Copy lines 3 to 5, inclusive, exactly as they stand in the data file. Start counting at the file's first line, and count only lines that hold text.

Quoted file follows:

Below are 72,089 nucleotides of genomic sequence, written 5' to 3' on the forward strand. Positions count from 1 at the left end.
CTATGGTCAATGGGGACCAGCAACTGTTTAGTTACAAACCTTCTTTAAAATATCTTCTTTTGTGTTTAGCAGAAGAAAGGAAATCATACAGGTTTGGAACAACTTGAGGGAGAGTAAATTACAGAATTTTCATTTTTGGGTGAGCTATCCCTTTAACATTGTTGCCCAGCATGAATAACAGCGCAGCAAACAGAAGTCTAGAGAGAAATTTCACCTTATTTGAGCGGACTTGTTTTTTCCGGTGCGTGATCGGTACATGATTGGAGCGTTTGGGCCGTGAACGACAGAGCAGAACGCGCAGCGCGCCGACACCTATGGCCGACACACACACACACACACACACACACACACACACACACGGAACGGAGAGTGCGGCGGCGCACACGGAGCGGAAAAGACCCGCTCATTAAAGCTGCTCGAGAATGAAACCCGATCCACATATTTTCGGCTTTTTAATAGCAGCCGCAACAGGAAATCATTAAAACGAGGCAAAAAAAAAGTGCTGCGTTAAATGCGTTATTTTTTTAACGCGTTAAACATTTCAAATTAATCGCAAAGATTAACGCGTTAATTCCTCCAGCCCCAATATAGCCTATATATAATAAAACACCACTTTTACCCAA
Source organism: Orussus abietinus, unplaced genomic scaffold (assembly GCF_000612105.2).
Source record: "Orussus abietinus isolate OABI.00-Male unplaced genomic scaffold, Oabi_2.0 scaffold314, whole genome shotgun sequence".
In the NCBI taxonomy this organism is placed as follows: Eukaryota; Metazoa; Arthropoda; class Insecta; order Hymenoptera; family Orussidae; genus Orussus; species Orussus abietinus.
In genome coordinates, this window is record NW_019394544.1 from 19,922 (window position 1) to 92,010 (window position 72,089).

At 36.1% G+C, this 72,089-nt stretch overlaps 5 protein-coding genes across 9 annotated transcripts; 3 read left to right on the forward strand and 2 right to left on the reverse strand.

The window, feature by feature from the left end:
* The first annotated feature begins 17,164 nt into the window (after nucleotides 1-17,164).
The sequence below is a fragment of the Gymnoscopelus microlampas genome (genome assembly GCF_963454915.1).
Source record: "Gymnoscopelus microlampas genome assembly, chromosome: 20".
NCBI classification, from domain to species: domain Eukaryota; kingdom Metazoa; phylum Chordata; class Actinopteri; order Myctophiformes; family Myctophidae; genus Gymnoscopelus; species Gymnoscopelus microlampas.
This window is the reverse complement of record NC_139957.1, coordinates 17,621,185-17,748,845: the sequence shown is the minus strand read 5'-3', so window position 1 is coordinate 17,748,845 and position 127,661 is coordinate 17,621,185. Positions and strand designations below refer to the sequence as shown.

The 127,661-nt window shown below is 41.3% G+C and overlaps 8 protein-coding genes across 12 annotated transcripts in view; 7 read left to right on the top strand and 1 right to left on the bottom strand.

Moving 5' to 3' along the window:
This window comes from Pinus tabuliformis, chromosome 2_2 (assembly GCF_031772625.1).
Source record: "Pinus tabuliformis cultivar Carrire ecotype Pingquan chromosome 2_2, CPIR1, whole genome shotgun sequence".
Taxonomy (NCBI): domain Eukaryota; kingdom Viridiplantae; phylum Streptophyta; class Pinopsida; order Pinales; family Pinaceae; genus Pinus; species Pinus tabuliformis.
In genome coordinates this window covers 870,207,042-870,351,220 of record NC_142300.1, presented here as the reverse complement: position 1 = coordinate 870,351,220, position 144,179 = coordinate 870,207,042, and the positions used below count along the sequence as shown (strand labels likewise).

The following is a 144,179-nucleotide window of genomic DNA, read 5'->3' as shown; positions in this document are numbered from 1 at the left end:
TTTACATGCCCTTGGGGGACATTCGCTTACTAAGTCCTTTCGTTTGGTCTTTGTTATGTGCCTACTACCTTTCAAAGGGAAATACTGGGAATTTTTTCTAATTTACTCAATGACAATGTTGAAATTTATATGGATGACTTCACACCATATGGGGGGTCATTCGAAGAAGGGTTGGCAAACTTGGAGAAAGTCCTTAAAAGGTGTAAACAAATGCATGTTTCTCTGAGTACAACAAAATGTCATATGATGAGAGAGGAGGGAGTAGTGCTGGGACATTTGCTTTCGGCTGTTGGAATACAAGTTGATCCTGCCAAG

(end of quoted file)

Source organism: Orussus abietinus, unplaced genomic scaffold (assembly GCF_000612105.2).
Source record: "Orussus abietinus isolate OABI.00-Male unplaced genomic scaffold, Oabi_2.0 scaffold314, whole genome shotgun sequence".
In the NCBI taxonomy this organism is placed as follows: Eukaryota; Metazoa; Arthropoda; class Insecta; order Hymenoptera; family Orussidae; genus Orussus; species Orussus abietinus.